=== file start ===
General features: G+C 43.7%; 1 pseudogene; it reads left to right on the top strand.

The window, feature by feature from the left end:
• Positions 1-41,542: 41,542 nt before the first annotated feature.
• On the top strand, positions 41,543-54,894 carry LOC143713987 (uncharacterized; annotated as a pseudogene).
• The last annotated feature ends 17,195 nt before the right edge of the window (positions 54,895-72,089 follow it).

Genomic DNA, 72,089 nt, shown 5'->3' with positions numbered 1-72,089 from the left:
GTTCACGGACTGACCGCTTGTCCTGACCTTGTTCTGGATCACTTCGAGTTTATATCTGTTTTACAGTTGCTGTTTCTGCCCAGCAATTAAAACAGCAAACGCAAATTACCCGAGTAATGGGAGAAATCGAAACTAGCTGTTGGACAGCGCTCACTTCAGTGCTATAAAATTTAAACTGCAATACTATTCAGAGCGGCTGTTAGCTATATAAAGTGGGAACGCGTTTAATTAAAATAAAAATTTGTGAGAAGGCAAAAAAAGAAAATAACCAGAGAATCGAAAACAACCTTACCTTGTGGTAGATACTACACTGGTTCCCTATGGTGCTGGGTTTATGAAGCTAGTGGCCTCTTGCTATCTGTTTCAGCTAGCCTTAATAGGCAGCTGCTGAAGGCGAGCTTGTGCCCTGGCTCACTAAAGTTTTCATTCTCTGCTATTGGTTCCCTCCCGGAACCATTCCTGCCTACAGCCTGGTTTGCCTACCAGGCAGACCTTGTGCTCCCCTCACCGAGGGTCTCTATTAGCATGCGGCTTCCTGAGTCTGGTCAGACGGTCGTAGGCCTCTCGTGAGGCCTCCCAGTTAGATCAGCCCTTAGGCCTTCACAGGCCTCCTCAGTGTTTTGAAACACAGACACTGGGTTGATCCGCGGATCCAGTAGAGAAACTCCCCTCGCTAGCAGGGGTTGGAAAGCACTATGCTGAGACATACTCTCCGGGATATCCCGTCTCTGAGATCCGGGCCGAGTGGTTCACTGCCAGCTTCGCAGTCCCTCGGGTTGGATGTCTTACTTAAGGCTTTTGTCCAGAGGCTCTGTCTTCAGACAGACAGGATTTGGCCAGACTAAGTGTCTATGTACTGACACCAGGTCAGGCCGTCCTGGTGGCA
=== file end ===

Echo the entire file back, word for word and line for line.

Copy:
General features: G+C 43.7%; 1 pseudogene; it reads left to right on the top strand.

The window, feature by feature from the left end:
• Positions 1-41,542: 41,542 nt before the first annotated feature.
• On the top strand, positions 41,543-54,894 carry LOC143713987 (uncharacterized; annotated as a pseudogene).
• The last annotated feature ends 17,195 nt before the right edge of the window (positions 54,895-72,089 follow it).

Genomic DNA, 72,089 nt, shown 5'->3' with positions numbered 1-72,089 from the left:
GTTCACGGACTGACCGCTTGTCCTGACCTTGTTCTGGATCACTTCGAGTTTATATCTGTTTTACAGTTGCTGTTTCTGCCCAGCAATTAAAACAGCAAACGCAAATTACCCGAGTAATGGGAGAAATCGAAACTAGCTGTTGGACAGCGCTCACTTCAGTGCTATAAAATTTAAACTGCAATACTATTCAGAGCGGCTGTTAGCTATATAAAGTGGGAACGCGTTTAATTAAAATAAAAATTTGTGAGAAGGCAAAAAAAGAAAATAACCAGAGAATCGAAAACAACCTTACCTTGTGGTAGATACTACACTGGTTCCCTATGGTGCTGGGTTTATGAAGCTAGTGGCCTCTTGCTATCTGTTTCAGCTAGCCTTAATAGGCAGCTGCTGAAGGCGAGCTTGTGCCCTGGCTCACTAAAGTTTTCATTCTCTGCTATTGGTTCCCTCCCGGAACCATTCCTGCCTACAGCCTGGTTTGCCTACCAGGCAGACCTTGTGCTCCCCTCACCGAGGGTCTCTATTAGCATGCGGCTTCCTGAGTCTGGTCAGACGGTCGTAGGCCTCTCGTGAGGCCTCCCAGTTAGATCAGCCCTTAGGCCTTCACAGGCCTCCTCAGTGTTTTGAAACACAGACACTGGGTTGATCCGCGGATCCAGTAGAGAAACTCCCCTCGCTAGCAGGGGTTGGAAAGCACTATGCTGAGACATACTCTCCGGGATATCCCGTCTCTGAGATCCGGGCCGAGTGGTTCACTGCCAGCTTCGCAGTCCCTCGGGTTGGATGTCTTACTTAAGGCTTTTGTCCAGAGGCTCTGTCTTCAGACAGACAGGATTTGGCCAGACTAAGTGTCTATGTACTGACACCAGGTCAGGCCGTCCTGGTGGCA